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Delta Air Lines and American Express last month renewed their multifaceted relationship, including for their co-branded SkyMiles credit card, and Delta president Edward Bastian bragged during the airline’s fourth quarter earnings call this week that the renewal amounts to a 15 percent improvement in terms for Delta.
Under the previous terms, which were less favorable to Delta than in the renewed agreement, the airline took in some $2 billion in revenue annually from the contract.
Further details about the renewed relationship, American Express’ largest with an airline, emerged from the American Express fourth quarter earnings call yesterday.
The agreement, last renewed in 2008, includes the co-branded card, American Express Membership Rewards, and airport lounges. The renewal will be for six years.
Funded Through Sale of Concur Stake
American Express revealed that its upfront cost in the fourth quarter for the Delta renewal was $109 million — and American Express used part of its $719 million gain in selling its stake in Concur to SAP to fund the renewal with Delta.
“… Often when long-term, co-branded partnerships are renewed, the new agreement will reflect shifts in market economics that have evolved over many years,” said Jeffey Campbell, American Express CFO. “All things being equal, our renewed co-brand agreement will often provide us with lower economics initially than the prior agreement and will be structured to inset growth and generate additional revenues for both parties over time. The magnitude of this reset could be significant depending on the size of each partnership.”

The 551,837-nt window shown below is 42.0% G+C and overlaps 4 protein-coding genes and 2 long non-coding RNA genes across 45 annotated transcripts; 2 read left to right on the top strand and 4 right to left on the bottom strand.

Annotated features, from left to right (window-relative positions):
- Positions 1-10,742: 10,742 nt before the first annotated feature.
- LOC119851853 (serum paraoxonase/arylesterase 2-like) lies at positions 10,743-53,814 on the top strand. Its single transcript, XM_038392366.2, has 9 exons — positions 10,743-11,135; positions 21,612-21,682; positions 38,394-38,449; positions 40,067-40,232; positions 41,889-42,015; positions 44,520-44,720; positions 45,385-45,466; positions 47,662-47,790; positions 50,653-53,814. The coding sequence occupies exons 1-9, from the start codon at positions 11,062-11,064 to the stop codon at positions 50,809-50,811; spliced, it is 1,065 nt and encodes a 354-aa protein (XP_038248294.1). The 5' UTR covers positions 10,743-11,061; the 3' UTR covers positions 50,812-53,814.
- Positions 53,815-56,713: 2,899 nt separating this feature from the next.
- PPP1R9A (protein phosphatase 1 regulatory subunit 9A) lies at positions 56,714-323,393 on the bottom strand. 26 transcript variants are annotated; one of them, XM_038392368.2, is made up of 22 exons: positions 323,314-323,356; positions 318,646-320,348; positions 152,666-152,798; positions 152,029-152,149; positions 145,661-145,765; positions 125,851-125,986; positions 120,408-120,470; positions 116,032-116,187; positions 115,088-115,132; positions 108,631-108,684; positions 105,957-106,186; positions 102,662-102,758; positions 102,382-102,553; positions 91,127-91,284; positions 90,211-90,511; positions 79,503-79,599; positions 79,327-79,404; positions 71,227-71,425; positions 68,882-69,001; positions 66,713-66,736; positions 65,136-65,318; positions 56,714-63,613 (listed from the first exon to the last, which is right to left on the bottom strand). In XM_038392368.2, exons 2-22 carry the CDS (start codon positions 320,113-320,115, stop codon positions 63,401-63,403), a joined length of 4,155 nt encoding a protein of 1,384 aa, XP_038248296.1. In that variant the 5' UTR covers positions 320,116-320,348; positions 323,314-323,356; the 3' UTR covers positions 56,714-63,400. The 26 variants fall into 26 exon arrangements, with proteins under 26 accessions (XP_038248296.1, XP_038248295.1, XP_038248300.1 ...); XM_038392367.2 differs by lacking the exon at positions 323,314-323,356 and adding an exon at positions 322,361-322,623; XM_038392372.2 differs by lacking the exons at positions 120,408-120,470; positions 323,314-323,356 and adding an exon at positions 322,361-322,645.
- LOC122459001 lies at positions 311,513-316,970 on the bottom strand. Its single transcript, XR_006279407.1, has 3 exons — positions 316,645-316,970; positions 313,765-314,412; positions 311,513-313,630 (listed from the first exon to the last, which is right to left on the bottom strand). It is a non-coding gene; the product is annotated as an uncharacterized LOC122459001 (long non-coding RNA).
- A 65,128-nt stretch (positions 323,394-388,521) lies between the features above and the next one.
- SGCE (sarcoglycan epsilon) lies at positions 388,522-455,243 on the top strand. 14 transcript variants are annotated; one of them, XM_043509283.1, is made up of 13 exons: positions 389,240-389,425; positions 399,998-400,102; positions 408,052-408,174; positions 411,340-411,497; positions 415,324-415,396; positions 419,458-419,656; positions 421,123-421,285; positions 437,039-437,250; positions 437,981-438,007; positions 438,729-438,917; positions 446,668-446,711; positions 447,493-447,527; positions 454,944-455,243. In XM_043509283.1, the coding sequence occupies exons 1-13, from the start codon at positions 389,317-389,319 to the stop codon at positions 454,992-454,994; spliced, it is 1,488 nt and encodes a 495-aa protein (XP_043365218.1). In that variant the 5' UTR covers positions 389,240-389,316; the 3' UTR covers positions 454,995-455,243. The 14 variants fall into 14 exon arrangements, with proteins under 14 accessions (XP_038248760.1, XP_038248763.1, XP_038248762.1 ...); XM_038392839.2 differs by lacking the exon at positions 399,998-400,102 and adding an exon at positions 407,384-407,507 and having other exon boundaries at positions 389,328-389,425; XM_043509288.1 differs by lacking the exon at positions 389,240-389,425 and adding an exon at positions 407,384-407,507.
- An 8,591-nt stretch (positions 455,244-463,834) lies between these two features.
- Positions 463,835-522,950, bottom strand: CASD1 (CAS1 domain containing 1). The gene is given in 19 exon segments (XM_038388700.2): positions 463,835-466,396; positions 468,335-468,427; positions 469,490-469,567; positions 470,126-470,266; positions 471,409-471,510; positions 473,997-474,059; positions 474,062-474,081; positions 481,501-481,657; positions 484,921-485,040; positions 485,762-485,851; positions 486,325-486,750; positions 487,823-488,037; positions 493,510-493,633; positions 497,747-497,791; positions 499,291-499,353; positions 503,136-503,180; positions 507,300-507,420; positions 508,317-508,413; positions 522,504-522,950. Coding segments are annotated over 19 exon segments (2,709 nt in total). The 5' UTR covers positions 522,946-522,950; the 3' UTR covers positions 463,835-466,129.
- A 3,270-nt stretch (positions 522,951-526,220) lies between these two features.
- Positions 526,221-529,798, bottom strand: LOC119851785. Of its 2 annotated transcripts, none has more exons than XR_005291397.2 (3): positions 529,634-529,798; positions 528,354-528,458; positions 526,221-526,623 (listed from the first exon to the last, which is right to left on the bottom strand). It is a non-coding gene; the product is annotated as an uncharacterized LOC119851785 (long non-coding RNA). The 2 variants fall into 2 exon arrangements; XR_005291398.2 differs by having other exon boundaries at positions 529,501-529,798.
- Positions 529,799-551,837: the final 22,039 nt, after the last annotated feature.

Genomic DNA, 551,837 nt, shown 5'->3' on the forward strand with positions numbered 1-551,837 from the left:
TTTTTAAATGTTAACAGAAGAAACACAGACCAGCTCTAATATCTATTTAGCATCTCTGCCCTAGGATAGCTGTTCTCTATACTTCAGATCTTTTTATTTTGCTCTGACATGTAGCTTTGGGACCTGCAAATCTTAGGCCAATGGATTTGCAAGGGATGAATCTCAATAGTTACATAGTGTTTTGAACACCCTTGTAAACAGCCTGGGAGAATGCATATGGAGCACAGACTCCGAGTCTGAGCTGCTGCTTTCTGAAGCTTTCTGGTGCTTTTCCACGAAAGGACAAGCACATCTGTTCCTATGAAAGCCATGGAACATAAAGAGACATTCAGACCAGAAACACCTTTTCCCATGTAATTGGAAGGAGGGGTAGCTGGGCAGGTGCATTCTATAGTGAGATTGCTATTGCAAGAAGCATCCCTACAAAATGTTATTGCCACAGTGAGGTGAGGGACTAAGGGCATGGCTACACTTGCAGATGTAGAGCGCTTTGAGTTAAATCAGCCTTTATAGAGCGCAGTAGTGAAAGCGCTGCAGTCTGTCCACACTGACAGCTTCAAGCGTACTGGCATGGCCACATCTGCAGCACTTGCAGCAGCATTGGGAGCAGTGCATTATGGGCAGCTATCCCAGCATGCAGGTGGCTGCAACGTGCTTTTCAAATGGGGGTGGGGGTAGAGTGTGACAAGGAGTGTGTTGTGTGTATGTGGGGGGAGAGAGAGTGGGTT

When airlines cite their revenue gains from ancillary services it isn’t all about bag fees and seats with extra legroom. In fact, payments for miles from credit card companies such as American Express are a huge part of the airline ancillary revenue picture.
Paying Delta ‘A Little More’
Along those lines, Campbell said American Express is “going to pay Delta a little bit more money when a Membership Rewards member transfers MR points to redeem a flight on Delta.”
He explained, too, that a previous cap on American Express Membership Rewards customers transferring points into Delta SkyMiles is being removed and this will have a “small” adverse impact on American Express.
“So there are a lot, lot, lot of moving economic pieces to our relationship with Delta,” Campbell said. “So that’s why it’s such an important relationship to them. It’s why it’s such an important relationship to us.”
In addition to Delta, American Express announced it has renewed its agreement with Starwood, as well.
As American Express seeks to renew agreements with other travel industry partners, including JetBlue, you can bet that these new market economics that played out in the Delta-American Express deal will benefit these other partners, as well.